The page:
Thursday, December 01, 2005

Dana Frank: Bananeras

(I'm currently developing a course on "social movements" and would appreciate any suggestions of movements, books, websites, films, music, art, etc... I haven't read the book below, but it is on my short-list...)



"I want to learn how to defend myself from whoever tries to oppress me, whether it's my husband, my union, or my boss."—a bananera

Women banana workers—mujeres bananeras—are waging a powerful revolution by making gender equity central in Latin American labor organizing. Their successes disrupt the popular image of the Latin American woman worker as a passive bystander and broadly re-imagine the possibilities of international labor solidarity.

Over the past twenty years, bananeras have organized themselves and gained increasing control over their unions, their workplaces, and their lives. Highly accessible and narrative in style, Bananeras: Women Transforming the Banana Unions of Latin America recounts the history and growth of this vital movement.

Starting in 1985 with one union in La Lima, Honduras, and expanding domestically through the late 1990s, experienced activists successfully reached out to younger women with a message of empowerment. In a compelling example of transnational feminism at work, the bananeras crossed borders to ally with banana workers in five other banana exporting countries in Latin America, arguing all the while that empowering women at every level of their organizations makes for stronger unions, the better to confront the ever-encroaching multinational corporations.

When the bananeras of Latin America, with their male allies, explicitly integrate gender equity into their organizing work as essential to effective labor internationalism-when they refuse to separate the global struggle against transnational corporations from the formidable efforts at home to achieve equity and respect-they inspire all of us to envision a new framework for internationalism that places women's human rights at the center of global class politics.

Banana workers are waging a quiet revolution in Latin American labor organizing by making women's issues central. Their successes disrupt the popular image of the Latin American woman worker as a passive bystander and offer a new model for international labor solidarity.

Excerpt from the Introduction

Praise
"I hope Dana Frank's highly readable and moving book will find its way into the hands of those who know nothing about how, by whom, and under what conditions bananas are grown, as well as by those who do know something and seek to know more from the workers themselves.… Bananeras is a vital accounting of the struggles still being waged."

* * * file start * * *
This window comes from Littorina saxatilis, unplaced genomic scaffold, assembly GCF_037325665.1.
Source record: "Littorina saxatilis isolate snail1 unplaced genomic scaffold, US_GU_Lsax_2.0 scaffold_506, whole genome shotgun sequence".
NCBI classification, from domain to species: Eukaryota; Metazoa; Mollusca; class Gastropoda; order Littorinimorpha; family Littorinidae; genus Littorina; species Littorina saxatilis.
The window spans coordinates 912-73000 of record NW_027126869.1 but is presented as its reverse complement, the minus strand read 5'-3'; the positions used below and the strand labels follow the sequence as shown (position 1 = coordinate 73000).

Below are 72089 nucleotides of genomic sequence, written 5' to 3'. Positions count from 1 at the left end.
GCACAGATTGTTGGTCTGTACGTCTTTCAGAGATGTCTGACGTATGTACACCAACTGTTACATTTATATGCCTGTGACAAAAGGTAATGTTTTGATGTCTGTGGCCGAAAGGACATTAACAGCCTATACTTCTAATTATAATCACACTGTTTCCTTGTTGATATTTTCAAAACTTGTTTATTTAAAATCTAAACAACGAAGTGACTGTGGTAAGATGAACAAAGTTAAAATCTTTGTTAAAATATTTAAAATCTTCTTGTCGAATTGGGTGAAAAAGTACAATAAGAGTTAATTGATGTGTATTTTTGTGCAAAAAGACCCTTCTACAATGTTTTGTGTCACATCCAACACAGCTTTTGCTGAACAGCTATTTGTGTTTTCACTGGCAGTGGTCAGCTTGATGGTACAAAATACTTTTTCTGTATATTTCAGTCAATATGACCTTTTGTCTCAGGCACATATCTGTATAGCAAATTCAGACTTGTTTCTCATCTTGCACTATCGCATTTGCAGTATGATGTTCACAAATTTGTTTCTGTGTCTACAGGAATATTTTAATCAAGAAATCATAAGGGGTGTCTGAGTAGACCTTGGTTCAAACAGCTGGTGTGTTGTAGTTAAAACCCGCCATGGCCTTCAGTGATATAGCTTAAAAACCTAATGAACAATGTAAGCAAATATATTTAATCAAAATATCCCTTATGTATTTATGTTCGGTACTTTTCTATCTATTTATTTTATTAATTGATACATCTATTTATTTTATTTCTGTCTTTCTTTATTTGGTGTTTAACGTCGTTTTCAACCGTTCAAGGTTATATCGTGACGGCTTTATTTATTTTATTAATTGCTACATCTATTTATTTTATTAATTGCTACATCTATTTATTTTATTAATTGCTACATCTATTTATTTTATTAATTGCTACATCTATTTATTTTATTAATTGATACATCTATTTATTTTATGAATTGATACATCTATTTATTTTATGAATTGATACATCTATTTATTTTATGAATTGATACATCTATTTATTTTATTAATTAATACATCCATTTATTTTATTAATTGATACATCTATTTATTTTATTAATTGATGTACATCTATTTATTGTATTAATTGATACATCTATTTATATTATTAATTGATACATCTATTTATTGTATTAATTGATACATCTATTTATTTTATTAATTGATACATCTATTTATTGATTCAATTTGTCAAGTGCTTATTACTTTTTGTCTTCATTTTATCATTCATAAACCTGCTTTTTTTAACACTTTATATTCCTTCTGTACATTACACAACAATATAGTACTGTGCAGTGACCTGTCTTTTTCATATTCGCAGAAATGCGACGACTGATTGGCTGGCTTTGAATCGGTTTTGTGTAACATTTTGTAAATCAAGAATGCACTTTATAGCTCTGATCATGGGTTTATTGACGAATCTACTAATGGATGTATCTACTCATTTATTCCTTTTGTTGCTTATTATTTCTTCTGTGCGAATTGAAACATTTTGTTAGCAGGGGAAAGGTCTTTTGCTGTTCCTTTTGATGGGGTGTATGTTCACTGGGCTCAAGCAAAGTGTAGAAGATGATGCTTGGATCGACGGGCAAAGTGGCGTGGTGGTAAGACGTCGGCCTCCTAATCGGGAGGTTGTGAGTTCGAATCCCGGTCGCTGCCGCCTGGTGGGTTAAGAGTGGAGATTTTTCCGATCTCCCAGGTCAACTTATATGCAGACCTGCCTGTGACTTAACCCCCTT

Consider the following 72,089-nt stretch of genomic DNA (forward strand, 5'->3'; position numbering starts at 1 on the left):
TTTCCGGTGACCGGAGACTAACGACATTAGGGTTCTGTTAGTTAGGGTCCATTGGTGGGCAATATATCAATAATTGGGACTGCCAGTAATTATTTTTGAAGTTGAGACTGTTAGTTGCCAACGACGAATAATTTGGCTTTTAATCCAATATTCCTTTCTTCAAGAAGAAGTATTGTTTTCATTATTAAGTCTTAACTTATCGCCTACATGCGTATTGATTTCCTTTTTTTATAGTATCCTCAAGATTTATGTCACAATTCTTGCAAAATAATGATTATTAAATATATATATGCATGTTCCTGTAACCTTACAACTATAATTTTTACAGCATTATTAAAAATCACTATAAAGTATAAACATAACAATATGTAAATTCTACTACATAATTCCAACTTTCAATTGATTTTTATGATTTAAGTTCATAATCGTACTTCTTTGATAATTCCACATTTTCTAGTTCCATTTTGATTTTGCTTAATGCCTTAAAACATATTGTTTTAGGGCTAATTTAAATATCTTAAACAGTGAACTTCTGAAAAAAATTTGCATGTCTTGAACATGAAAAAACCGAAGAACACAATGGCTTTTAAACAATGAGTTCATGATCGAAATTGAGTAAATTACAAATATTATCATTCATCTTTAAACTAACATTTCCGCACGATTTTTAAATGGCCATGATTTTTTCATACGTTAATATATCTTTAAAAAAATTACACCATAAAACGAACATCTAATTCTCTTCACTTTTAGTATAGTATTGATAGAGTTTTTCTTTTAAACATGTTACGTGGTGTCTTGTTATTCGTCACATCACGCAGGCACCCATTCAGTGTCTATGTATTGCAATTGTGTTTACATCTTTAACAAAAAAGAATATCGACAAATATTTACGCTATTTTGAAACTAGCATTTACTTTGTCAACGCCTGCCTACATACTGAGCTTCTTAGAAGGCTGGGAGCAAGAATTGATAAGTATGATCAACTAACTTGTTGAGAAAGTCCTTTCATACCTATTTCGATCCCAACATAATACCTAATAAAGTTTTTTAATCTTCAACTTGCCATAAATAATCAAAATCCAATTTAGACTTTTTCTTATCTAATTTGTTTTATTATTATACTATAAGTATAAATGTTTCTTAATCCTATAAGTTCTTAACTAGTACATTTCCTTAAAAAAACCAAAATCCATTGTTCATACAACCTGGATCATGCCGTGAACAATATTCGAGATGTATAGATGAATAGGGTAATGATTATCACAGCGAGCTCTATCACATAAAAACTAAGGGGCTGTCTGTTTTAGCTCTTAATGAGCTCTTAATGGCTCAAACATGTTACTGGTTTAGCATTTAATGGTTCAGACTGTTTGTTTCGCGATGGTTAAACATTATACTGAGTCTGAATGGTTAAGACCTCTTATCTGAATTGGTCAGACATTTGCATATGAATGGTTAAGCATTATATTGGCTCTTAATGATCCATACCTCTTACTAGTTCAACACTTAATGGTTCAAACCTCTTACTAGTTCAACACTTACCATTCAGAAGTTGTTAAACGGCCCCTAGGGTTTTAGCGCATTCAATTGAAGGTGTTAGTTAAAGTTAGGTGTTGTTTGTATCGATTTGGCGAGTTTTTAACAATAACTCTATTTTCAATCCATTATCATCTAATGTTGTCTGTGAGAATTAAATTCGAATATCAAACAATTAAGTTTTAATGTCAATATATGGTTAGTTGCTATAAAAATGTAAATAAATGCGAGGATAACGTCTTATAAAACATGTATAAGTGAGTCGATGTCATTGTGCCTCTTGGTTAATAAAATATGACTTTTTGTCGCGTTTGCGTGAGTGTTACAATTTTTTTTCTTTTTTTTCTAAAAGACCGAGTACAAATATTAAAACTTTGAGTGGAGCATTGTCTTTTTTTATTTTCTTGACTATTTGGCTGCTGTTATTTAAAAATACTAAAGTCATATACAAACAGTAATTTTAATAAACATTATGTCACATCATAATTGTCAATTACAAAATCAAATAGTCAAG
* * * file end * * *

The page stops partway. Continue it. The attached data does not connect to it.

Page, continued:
—Margaret Randall, author of When I Look Into the Mirror and See You: Women, Terror, and Resistance

"This is a wonderful book—entertaining, enlightening, and inspiring. A unique blend of personal stories grounded in a solid analysis of the globalization of the banana economy, the rise of a regional banana workers movement, and the intense internal struggle for gender justice within Latin America's historically male-dominated unions. I couldn't put it down, really!"
—Stephen Coats, Executive Director, US/Labor Education in the Americas Project

Dana Frank is a professor of history at the University of California, Santa Cruz. She is the author of Buy American: The Untold Story of Economic Nationalism (Beacon, 1999); Purchasing Power: Consumer Organizing, Gender, and the Seattle Labor Movement, 1919–1929 (Cambridge, 1994); and, with Howard Zinn and Robin D.G. Kelley, Three Strikes: Miners, Musicians, Salesgirls and the Fighting Spirit of Labor's Last Century (Beacon, 2001). Her work has also appeared in The Nation, the Washington Post, In These Times, New Labor Forum, and numerous scholarly journals. Long active in labor solidarity work, since 2000 she has worked with the US Labor Education in the Americas Project (US/LEAP) in support of the banana unions in Latin America.

4 comments:

cmyk said...
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cmyk said...

I thought this might be relevant. (Forgive me if it's not.)

There is this study on Branding, Anti-corporatism and Labor Rights - No Logo by Naomi Klein. It is an observation of the anti-corporate movements underway, with activists raging quiet storms to high-profile ones. Sweatshop labor issues are tackled too; maquiladoras, EPZs, etc.

You might have read it I'm sure. But thought it's good material for the course.

The Continental Op said...

I didn't know about Dana Frank's new book, but I will definitely add to me "to read" list. She's done some great work on consumer politics, including her book Buy American and an earlier article, "Housewives, Socialists, and the Politics of Food: the 1917 New York Cost-of-Living Protests," Feminist Studies 11/2 (1985), about a meat boycott by working class women in early 20th century NYC.

Thivai Abhor said...

Thanks CMYK, very useful, so much out there that i can always use reminders of what I am missing.

There is a very good documentary based on No Logo.

Continental Op,

Thanks for the info on Dana Frank's other writings...